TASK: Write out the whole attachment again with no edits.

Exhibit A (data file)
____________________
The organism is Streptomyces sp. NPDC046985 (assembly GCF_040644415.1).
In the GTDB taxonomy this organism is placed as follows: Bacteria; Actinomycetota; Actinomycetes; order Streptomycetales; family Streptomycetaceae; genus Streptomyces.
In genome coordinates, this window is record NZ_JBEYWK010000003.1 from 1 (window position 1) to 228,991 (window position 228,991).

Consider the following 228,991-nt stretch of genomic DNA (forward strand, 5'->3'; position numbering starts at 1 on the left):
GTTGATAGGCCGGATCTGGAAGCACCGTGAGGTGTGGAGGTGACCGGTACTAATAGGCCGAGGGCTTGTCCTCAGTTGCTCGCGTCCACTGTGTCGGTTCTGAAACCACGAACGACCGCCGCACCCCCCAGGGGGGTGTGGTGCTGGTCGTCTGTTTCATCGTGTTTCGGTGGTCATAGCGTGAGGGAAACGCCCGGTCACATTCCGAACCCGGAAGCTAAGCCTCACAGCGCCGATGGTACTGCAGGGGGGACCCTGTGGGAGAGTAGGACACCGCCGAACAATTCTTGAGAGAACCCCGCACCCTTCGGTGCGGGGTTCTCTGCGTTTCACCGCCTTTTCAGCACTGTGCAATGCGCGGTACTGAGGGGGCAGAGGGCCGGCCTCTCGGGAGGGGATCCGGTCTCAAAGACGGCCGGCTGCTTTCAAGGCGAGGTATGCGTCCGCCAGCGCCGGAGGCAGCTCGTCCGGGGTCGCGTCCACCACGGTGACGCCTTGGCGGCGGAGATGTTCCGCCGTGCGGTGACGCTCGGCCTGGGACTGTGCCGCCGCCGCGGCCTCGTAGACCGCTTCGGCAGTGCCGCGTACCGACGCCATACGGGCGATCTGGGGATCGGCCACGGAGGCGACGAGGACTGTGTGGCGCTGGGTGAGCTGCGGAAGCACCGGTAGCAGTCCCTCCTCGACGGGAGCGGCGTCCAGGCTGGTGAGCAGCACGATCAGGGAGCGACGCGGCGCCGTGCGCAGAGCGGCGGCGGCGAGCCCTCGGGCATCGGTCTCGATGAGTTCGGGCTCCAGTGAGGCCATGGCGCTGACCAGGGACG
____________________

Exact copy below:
The organism is Streptomyces sp. NPDC046985 (assembly GCF_040644415.1).
In the GTDB taxonomy this organism is placed as follows: Bacteria; Actinomycetota; Actinomycetes; order Streptomycetales; family Streptomycetaceae; genus Streptomyces.
In genome coordinates, this window is record NZ_JBEYWK010000003.1 from 1 (window position 1) to 228,991 (window position 228,991).

Consider the following 228,991-nt stretch of genomic DNA (forward strand, 5'->3'; position numbering starts at 1 on the left):
GTTGATAGGCCGGATCTGGAAGCACCGTGAGGTGTGGAGGTGACCGGTACTAATAGGCCGAGGGCTTGTCCTCAGTTGCTCGCGTCCACTGTGTCGGTTCTGAAACCACGAACGACCGCCGCACCCCCCAGGGGGGTGTGGTGCTGGTCGTCTGTTTCATCGTGTTTCGGTGGTCATAGCGTGAGGGAAACGCCCGGTCACATTCCGAACCCGGAAGCTAAGCCTCACAGCGCCGATGGTACTGCAGGGGGGACCCTGTGGGAGAGTAGGACACCGCCGAACAATTCTTGAGAGAACCCCGCACCCTTCGGTGCGGGGTTCTCTGCGTTTCACCGCCTTTTCAGCACTGTGCAATGCGCGGTACTGAGGGGGCAGAGGGCCGGCCTCTCGGGAGGGGATCCGGTCTCAAAGACGGCCGGCTGCTTTCAAGGCGAGGTATGCGTCCGCCAGCGCCGGAGGCAGCTCGTCCGGGGTCGCGTCCACCACGGTGACGCCTTGGCGGCGGAGATGTTCCGCCGTGCGGTGACGCTCGGCCTGGGACTGTGCCGCCGCCGCGGCCTCGTAGACCGCTTCGGCAGTGCCGCGTACCGACGCCATACGGGCGATCTGGGGATCGGCCACGGAGGCGACGAGGACTGTGTGGCGCTGGGTGAGCTGCGGAAGCACCGGTAGCAGTCCCTCCTCGACGGGAGCGGCGTCCAGGCTGGTGAGCAGCACGATCAGGGAGCGACGCGGCGCCGTGCGCAGAGCGGCGGCGGCGAGCCCTCGGGCATCGGTCTCGATGAGTTCGGGCTCCAGTGAGGCCATGGCGCTGACCAGGGACG